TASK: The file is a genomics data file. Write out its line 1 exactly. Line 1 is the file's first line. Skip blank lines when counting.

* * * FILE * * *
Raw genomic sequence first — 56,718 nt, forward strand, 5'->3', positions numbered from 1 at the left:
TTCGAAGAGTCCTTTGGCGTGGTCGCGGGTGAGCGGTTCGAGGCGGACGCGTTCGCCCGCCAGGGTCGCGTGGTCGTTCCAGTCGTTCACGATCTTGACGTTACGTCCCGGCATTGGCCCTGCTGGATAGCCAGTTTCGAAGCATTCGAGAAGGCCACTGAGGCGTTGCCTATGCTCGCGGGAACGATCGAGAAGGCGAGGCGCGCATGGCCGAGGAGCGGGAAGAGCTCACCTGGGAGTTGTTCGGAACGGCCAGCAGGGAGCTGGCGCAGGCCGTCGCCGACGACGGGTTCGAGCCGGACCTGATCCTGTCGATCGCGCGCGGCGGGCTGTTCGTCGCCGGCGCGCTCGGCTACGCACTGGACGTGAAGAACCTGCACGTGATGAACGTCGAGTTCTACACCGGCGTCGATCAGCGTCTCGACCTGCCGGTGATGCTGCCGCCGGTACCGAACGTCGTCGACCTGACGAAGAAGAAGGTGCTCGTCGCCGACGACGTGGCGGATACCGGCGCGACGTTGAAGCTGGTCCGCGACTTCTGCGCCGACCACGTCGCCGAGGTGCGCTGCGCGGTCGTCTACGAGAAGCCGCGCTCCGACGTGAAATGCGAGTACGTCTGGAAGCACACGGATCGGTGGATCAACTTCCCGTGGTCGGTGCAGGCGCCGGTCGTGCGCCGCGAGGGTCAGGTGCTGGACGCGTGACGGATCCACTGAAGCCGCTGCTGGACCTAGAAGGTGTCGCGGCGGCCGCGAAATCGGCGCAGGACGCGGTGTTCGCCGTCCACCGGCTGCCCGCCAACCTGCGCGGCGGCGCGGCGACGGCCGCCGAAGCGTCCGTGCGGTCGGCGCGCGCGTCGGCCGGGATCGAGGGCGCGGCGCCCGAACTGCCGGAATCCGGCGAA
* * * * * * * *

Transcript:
Raw genomic sequence first — 56,718 nt, forward strand, 5'->3', positions numbered from 1 at the left: